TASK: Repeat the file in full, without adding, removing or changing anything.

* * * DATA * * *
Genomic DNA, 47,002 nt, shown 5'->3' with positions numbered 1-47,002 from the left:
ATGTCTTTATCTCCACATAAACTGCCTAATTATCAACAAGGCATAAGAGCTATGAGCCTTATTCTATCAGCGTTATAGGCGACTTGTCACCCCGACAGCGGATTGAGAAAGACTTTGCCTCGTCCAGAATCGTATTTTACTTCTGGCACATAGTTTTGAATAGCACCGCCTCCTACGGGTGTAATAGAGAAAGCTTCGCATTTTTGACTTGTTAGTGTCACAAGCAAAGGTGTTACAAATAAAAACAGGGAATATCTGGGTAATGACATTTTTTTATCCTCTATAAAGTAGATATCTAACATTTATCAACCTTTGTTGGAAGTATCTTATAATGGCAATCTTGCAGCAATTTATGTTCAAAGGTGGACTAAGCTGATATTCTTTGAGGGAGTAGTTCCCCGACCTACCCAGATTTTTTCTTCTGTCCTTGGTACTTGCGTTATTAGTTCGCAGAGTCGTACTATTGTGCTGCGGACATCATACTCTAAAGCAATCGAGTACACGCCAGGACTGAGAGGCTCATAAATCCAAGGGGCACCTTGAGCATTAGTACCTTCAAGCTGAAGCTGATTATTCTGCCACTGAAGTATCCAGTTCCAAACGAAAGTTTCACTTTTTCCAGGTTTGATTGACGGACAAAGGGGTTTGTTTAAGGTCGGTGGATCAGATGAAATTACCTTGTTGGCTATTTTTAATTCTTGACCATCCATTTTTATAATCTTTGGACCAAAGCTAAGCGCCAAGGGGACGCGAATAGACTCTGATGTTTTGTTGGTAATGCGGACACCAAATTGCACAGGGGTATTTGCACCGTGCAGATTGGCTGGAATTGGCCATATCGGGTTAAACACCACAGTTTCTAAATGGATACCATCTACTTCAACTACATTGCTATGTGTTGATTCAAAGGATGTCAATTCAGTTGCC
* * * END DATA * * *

Genomic DNA, 47,002 nt, shown 5'->3' with positions numbered 1-47,002 from the left:
ATGTCTTTATCTCCACATAAACTGCCTAATTATCAACAAGGCATAAGAGCTATGAGCCTTATTCTATCAGCGTTATAGGCGACTTGTCACCCCGACAGCGGATTGAGAAAGACTTTGCCTCGTCCAGAATCGTATTTTACTTCTGGCACATAGTTTTGAATAGCACCGCCTCCTACGGGTGTAATAGAGAAAGCTTCGCATTTTTGACTTGTTAGTGTCACAAGCAAAGGTGTTACAAATAAAAACAGGGAATATCTGGGTAATGACATTTTTTTATCCTCTATAAAGTAGATATCTAACATTTATCAACCTTTGTTGGAAGTATCTTATAATGGCAATCTTGCAGCAATTTATGTTCAAAGGTGGACTAAGCTGATATTCTTTGAGGGAGTAGTTCCCCGACCTACCCAGATTTTTTCTTCTGTCCTTGGTACTTGCGTTATTAGTTCGCAGAGTCGTACTATTGTGCTGCGGACATCATACTCTAAAGCAATCGAGTACACGCCAGGACTGAGAGGCTCATAAATCCAAGGGGCACCTTGAGCATTAGTACCTTCAAGCTGAAGCTGATTATTCTGCCACTGAAGTATCCAGTTCCAAACGAAAGTTTCACTTTTTCCAGGTTTGATTGACGGACAAAGGGGTTTGTTTAAGGTCGGTGGATCAGATGAAATTACCTTGTTGGCTATTTTTAATTCTTGACCATCCATTTTTATAATCTTTGGACCAAAGCTAAGCGCCAAGGGGACGCGAATAGACTCTGATGTTTTGTTGGTAATGCGGACACCAAATTGCACAGGGGTATTTGCACCGTGCAGATTGGCTGGAATTGGCCATATCGGGTTAAACACCACAGTTTCTAAATGGATACCATCTACTTCAACTACATTGCTATGTGTTGATTCAAAGGATGTCAATTCAGTTGCC